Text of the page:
Supreme Court Justice Stephen Breyer set to retire possible Biden appointment


According to inside the Beltway sources Justice Stephen Breyer is planning to retire from the Supreme Court at the end of the current term. After more than 24-years on the bench, the 83-year-old liberal justice is ready to step down.

Breyer’s retirement will allow the president to appoint another liberal justice with a lifetime appointment.

Jen Psaki, White House press secretary tweeted out, saying, “It has always been the decision of any Supreme Court Justice if and when they decide to retire, and how they want to announce it, and that remains the case today.” The White House would have no additional details or information to share, she added.

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The President made some brief remarks to the press on Wednesday.  “Let him make whatever statement he’s going to make, and I’ll be happy to talk about it later,” Biden emphasized.

Breyer oldest Supreme court justice 

Breyer is currently the court’s oldest member. For months now liberal activists have urged him to retire. Democrats now have the majority in the Senate and the White House. The fear is that Republicans could take over the Senate in November’s midterm elections.

The Democrats contend that the late Ruth Bader Ginsburg remained a Supreme court justice for too long. And with her history of health problems, she should have retired under a Democrat President Obama’s administration.

Breyer is one of the three remaining liberal justices, and his decision to retire after more than 27 years on the court allows President Joe Biden to appoint a successor who could serve for decades. And it would help maintain the current 6-3 split between conservative and liberal justices.

Ginsburg’s death from cancer at 87, enabled then-President Donald Trump to appoint her successor, Amy Coney Barrett. Democrats fear the court has been moving more to the right. 

Democrats have been calling for Breyer to retire

While campaigning for the presidency Biden promised to nominate a Black woman to the court.

Recently there have been calls for Breyer to retire. Demand Justice, an ultra-progressive activist group, went so far as to hire a large truck. Then they mounted signs saying “Breyer Retire. It’s time for a Black woman Supreme Court justice.”  And drove the truck around DC.

In a Washington Post op-ed last May, Erwin Chemerinsky, dean of the University of California Berkeley School of Law, urged Breyer to retire. He said there are times “when the stewards of our system must put the good of an institution they love, and of the country they love, above their own interests. They have to recognize that no one, not even a brilliant justice, is irreplaceable, and that the risks presented by remaining are more than hypothetical.”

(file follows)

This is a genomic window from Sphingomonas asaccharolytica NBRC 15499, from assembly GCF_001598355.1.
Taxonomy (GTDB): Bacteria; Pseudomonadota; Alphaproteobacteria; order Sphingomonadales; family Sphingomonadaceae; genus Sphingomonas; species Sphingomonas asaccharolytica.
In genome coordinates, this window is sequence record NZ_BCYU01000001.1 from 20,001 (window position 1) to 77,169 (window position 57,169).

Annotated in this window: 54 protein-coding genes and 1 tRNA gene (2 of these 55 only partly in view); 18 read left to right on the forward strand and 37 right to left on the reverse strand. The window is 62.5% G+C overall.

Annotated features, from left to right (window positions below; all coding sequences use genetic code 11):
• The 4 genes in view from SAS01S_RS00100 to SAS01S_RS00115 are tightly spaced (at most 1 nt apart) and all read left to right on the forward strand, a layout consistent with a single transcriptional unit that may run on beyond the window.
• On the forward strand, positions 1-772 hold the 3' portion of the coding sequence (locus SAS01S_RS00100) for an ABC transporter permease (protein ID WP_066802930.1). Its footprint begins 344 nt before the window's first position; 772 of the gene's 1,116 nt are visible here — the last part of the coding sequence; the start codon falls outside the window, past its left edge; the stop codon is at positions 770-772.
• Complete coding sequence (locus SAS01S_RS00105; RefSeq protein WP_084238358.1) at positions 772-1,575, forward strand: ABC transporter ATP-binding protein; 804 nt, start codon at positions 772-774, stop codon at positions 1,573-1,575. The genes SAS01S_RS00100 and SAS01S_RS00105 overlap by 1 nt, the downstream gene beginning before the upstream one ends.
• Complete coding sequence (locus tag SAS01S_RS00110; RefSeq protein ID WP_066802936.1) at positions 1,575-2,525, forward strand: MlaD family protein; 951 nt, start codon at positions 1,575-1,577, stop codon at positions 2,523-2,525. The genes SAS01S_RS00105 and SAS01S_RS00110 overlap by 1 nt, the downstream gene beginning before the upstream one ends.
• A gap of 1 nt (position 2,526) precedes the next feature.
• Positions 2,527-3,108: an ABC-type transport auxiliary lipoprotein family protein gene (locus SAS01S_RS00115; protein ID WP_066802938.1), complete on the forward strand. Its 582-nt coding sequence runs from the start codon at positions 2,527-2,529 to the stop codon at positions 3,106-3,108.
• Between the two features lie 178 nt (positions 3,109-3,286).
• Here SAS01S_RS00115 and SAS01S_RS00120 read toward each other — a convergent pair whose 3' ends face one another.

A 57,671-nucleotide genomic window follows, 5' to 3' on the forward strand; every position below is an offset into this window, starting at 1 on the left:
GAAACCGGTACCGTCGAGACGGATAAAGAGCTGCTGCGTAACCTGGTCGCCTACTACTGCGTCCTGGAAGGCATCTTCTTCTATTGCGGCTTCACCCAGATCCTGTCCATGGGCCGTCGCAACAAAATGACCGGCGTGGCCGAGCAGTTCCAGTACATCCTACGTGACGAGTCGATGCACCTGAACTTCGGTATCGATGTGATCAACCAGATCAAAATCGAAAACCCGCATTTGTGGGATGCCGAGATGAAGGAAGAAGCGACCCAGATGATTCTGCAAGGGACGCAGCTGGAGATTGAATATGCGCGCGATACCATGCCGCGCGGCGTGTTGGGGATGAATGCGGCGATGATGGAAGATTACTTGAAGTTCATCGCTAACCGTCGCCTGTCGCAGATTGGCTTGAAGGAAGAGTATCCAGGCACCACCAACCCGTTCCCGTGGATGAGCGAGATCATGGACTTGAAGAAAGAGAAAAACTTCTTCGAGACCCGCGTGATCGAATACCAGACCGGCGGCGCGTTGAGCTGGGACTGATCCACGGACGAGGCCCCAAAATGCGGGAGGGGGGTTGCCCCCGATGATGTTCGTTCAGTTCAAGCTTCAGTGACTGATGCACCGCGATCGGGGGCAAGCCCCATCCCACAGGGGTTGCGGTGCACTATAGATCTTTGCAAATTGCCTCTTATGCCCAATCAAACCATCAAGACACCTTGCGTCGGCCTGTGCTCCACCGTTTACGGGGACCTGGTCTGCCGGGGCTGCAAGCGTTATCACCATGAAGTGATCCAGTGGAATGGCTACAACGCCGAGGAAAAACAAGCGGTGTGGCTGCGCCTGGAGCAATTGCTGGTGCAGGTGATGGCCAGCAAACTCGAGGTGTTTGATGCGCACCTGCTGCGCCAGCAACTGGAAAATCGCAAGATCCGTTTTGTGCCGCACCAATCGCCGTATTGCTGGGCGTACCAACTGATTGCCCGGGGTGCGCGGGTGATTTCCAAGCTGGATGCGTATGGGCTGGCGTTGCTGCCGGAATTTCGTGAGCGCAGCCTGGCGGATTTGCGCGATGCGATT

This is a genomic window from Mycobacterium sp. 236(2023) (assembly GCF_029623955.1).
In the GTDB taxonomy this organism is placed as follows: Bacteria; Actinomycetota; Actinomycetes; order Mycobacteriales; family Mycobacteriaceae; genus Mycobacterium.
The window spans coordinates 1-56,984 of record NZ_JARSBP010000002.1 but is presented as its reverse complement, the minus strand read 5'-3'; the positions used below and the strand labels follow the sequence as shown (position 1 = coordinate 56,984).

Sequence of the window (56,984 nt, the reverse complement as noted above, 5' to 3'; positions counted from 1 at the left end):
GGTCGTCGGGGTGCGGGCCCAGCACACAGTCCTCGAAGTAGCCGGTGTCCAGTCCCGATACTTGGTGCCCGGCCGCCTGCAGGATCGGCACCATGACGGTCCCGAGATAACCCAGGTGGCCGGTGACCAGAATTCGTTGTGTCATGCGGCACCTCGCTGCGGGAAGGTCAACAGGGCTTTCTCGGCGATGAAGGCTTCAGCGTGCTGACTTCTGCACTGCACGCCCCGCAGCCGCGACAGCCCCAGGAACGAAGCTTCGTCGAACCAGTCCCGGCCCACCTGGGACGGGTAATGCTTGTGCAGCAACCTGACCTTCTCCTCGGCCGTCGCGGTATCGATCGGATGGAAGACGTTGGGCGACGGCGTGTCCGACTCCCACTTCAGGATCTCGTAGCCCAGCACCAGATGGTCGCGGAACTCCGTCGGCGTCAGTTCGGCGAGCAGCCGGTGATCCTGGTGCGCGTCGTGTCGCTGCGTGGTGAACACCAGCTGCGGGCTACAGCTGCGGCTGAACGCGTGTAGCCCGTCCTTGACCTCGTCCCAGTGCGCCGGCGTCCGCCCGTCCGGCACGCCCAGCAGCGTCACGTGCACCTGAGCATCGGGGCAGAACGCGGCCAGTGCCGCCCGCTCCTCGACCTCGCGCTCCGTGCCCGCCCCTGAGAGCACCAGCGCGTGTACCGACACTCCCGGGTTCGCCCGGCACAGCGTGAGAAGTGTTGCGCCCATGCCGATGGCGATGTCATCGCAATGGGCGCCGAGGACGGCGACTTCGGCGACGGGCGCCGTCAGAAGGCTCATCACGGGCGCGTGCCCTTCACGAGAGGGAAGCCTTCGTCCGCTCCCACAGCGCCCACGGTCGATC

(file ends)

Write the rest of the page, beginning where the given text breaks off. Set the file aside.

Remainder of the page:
Likely contenders include U.S. Circuit Judge Ketanji Brown Jackson of the Court of Appeals for the District of Columbia, a former law clerk of Breyer’s; and Leondra Kruger, a justice on California’s Supreme Court.

Senate Majority Leader Chuck Schumer, D-N.Y., said Biden’s nominee will “receive a prompt hearing in the Senate Judiciary Committee, and will be considered and confirmed by the full United States Senate with all deliberate speed.”

“America owes Justice Breyer an enormous debt of gratitude,” Schumer also said.

Supreme court justice with liberal views

Republican Sen. Lindsey Graham of South Carolina, who voted for Justices Sonia Sotomayor and Elena Kagan, said if Democrats “hang together,” they have the power to replace Breyer without a single Republican vote.

“Elections have consequences, and that is most evident when it comes to fulfilling vacancies on the Supreme Court,” Graham claims.

Breyer was appointed by President Bill Clinton in 1994. He is considered one of the court’s moderate-to-liberal members. Breyer has often said it was misleading to label justices as liberal or conservative.

Breyer believes that interpreting the Constitution should be based on practical considerations. And they change with the times.  More conservative justices say the court must be guided by the original intent of the founders.

“The reason that I do that is because law in general, I think, grows out of communities of people who have some problems they want to solve,” Breyer said in an interview.

Breyer also wrote the court’s opinion striking down a state law that banned some late-term abortions in 2000. And he dissented in 2007, when the Supreme Court upheld a similar federal law passed by Congress. 

He supported civil rights measures, including affirmative action. And in a dissent in 2015, he said the death penalty in America had become so arbitrary that it was probably unconstitutional.

Last term, he authored major opinions to uphold the Affordable Care Act. Also, to affirm free speech rights of students off-campus. And his opinion was adopted to resolve a multi-billion-dollar copyright dispute between two tech titans, Google and Oracle.

Biden will act quickly to nominate a successor Supreme Court Justice for the court’s next term which begins October 3rd.